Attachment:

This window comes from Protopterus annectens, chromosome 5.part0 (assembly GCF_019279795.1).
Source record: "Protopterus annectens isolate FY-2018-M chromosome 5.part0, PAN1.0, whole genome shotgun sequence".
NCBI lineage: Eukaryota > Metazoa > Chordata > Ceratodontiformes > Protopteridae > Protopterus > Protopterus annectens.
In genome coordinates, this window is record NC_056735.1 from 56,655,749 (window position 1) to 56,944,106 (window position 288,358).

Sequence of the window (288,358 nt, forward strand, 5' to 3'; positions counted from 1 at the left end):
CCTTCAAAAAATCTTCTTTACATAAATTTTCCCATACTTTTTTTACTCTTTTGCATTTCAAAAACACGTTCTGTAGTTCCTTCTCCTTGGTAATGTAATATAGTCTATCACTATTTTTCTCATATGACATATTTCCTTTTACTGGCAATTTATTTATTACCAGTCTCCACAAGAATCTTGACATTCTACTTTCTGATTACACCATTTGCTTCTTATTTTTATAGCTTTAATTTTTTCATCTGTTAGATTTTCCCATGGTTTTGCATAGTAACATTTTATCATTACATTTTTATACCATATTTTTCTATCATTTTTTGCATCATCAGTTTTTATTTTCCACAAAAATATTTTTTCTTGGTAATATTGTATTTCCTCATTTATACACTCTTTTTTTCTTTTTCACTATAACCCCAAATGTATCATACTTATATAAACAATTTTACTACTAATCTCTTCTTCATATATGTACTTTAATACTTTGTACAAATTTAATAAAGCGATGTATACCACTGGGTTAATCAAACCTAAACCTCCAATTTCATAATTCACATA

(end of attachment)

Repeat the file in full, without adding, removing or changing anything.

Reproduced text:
This window comes from Protopterus annectens, chromosome 5.part0 (assembly GCF_019279795.1).
Source record: "Protopterus annectens isolate FY-2018-M chromosome 5.part0, PAN1.0, whole genome shotgun sequence".
NCBI lineage: Eukaryota > Metazoa > Chordata > Ceratodontiformes > Protopteridae > Protopterus > Protopterus annectens.
In genome coordinates, this window is record NC_056735.1 from 56,655,749 (window position 1) to 56,944,106 (window position 288,358).

Sequence of the window (288,358 nt, forward strand, 5' to 3'; positions counted from 1 at the left end):
CCTTCAAAAAATCTTCTTTACATAAATTTTCCCATACTTTTTTTACTCTTTTGCATTTCAAAAACACGTTCTGTAGTTCCTTCTCCTTGGTAATGTAATATAGTCTATCACTATTTTTCTCATATGACATATTTCCTTTTACTGGCAATTTATTTATTACCAGTCTCCACAAGAATCTTGACATTCTACTTTCTGATTACACCATTTGCTTCTTATTTTTATAGCTTTAATTTTTTCATCTGTTAGATTTTCCCATGGTTTTGCATAGTAACATTTTATCATTACATTTTTATACCATATTTTTCTATCATTTTTTGCATCATCAGTTTTTATTTTCCACAAAAATATTTTTTCTTGGTAATATTGTATTTCCTCATTTATACACTCTTTTTTTCTTTTTCACTATAACCCCAAATGTATCATACTTATATAAACAATTTTACTACTAATCTCTTCTTCATATATGTACTTTAATACTTTGTACAAATTTAATAAAGCGATGTATACCACTGGGTTAATCAAACCTAAACCTCCAATTTCATAATTCACATA